any feature of New Jersey law distinguishes it from
Pennsylvania law in a way that requires a different result. I
answer that question in the negative, and hold that Amazon is
a seller under the NJPLA.
Oberdorf interpreted Section 230 of the federal CDA, which
provides that an interactive computer service shall not be
treated as the "publisher or speaker of any information
provided by" a third party, such as a third-party vendor
on Amazon.com. Oberdorf drew what amounted to a distinction
between liability based on Amazon's status as
"speaker" and its status as "seller."
Claims of defective warnings or failure to warn, the Court
held, were "speaker" claims based on the content of
the seller's posting, and hence were barred; claims of
strict products liability under the NJPLA, on the other hand,
were "seller" claims, and therefore not barred.
Here, I follow the lead of Oberdorf and dismiss the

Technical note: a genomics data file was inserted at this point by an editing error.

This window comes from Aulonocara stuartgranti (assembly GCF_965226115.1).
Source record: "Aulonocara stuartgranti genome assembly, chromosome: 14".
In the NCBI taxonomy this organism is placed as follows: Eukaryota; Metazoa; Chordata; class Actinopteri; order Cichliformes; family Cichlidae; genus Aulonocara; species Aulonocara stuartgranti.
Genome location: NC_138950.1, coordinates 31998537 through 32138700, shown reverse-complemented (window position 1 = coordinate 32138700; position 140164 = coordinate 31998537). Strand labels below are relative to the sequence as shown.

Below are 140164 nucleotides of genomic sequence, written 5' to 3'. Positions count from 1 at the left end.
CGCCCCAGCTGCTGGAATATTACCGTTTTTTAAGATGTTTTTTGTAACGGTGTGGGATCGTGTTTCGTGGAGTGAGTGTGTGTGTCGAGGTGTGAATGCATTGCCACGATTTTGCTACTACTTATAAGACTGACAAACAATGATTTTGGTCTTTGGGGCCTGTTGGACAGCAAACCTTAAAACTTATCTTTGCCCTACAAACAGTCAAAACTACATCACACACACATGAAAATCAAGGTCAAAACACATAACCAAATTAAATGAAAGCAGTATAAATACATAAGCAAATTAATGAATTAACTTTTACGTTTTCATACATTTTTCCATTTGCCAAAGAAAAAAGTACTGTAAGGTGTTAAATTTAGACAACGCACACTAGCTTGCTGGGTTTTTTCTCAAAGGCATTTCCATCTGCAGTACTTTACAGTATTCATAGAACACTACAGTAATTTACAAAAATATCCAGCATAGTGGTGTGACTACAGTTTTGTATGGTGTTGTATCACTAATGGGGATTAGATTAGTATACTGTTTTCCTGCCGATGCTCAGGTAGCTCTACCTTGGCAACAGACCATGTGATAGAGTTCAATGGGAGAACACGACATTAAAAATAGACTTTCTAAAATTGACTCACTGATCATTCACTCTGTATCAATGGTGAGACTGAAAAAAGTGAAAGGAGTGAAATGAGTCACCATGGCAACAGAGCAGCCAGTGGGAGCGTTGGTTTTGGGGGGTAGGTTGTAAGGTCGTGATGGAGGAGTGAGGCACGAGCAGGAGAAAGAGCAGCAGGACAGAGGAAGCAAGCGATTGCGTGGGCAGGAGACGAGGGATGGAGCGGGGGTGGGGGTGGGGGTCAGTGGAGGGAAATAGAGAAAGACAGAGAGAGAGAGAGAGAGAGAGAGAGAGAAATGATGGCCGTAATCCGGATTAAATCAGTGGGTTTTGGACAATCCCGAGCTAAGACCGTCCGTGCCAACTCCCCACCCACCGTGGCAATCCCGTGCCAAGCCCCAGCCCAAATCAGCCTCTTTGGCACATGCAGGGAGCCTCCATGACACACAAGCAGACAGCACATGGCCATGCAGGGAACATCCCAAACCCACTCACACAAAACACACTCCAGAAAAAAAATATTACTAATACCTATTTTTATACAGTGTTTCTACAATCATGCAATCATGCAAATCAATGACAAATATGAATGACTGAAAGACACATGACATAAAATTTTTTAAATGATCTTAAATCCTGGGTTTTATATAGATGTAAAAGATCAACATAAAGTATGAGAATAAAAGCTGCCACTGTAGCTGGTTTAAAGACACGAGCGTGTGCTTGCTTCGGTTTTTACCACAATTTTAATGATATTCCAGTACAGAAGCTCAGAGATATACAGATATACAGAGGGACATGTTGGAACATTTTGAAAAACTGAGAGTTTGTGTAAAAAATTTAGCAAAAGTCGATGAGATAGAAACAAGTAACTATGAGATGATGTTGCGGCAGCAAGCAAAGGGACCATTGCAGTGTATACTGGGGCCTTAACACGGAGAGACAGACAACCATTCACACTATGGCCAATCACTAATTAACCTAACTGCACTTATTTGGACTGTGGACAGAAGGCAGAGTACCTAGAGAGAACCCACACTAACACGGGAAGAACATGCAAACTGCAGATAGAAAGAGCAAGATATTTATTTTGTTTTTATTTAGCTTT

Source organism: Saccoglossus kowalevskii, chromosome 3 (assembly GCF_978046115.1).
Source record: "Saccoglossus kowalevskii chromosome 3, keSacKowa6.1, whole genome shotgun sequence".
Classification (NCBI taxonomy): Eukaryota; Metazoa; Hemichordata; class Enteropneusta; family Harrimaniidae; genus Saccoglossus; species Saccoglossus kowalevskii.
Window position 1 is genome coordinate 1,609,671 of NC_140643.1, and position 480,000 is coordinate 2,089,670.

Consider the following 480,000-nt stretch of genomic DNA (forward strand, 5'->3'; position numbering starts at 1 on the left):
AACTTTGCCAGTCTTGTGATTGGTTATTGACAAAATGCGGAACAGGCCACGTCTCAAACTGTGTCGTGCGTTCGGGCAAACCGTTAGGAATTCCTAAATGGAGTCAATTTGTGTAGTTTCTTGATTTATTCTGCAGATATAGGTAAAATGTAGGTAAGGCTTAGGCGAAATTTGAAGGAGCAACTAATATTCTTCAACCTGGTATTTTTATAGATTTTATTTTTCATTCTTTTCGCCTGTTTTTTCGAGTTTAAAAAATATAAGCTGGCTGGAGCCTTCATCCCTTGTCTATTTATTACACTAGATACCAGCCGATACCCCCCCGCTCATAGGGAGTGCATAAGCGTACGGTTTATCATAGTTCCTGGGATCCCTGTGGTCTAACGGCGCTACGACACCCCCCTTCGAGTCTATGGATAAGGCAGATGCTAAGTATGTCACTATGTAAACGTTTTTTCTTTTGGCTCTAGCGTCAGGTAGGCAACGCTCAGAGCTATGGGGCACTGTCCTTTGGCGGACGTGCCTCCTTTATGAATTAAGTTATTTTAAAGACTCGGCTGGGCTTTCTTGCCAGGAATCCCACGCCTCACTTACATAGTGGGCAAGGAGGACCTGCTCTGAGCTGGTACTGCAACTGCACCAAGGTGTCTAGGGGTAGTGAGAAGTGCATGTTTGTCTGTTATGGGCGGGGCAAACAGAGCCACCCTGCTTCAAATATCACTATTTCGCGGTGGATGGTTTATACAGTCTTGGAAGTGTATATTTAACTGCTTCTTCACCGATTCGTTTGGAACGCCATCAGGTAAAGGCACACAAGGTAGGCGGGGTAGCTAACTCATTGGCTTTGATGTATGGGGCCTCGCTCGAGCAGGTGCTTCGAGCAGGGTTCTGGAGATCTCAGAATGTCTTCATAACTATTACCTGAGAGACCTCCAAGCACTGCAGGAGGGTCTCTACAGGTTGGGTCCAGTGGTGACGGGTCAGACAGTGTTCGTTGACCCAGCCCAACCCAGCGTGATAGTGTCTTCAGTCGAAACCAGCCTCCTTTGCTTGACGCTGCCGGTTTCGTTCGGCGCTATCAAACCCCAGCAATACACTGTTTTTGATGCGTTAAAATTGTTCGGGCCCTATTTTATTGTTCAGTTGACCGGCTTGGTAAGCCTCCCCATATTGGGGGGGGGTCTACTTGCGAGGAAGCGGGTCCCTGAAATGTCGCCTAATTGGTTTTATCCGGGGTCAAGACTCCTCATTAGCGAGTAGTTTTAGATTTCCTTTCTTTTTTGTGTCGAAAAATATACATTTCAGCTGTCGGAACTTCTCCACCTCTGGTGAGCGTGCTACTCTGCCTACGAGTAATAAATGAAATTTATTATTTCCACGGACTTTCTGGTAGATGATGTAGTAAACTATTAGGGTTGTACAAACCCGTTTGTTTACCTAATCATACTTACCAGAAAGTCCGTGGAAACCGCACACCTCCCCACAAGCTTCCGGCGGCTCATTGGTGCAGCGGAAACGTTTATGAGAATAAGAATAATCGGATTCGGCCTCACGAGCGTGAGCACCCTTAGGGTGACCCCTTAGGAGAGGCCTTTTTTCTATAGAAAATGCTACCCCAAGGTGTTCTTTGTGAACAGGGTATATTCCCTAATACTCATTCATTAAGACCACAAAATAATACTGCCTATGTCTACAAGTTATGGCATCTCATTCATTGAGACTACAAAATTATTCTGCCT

failure-to-warn claims, while preserving the NJPLA strict
Facts On September 28, 2015, Nicole Papataros purchased a
scooter through the Amazon website from Coolreall. (DSOF,
PRSOF ¶ 5). On the listing page for the scooter, between
the "in stock" link and the "add to cart"
link, the website stated, "Sold by Coolreall and
Fulfilled by Amazon." (PSSOF, DRSOF ¶ 25).
Amazon.com, not Coolreall, later appeared on Papataros's
credit card statement. (Id. ¶ 26). After making
her purchase, Papataros received an e-mail confirmation from
Amazon that read "Thank you for shopping with us."
(Id. ¶ 28).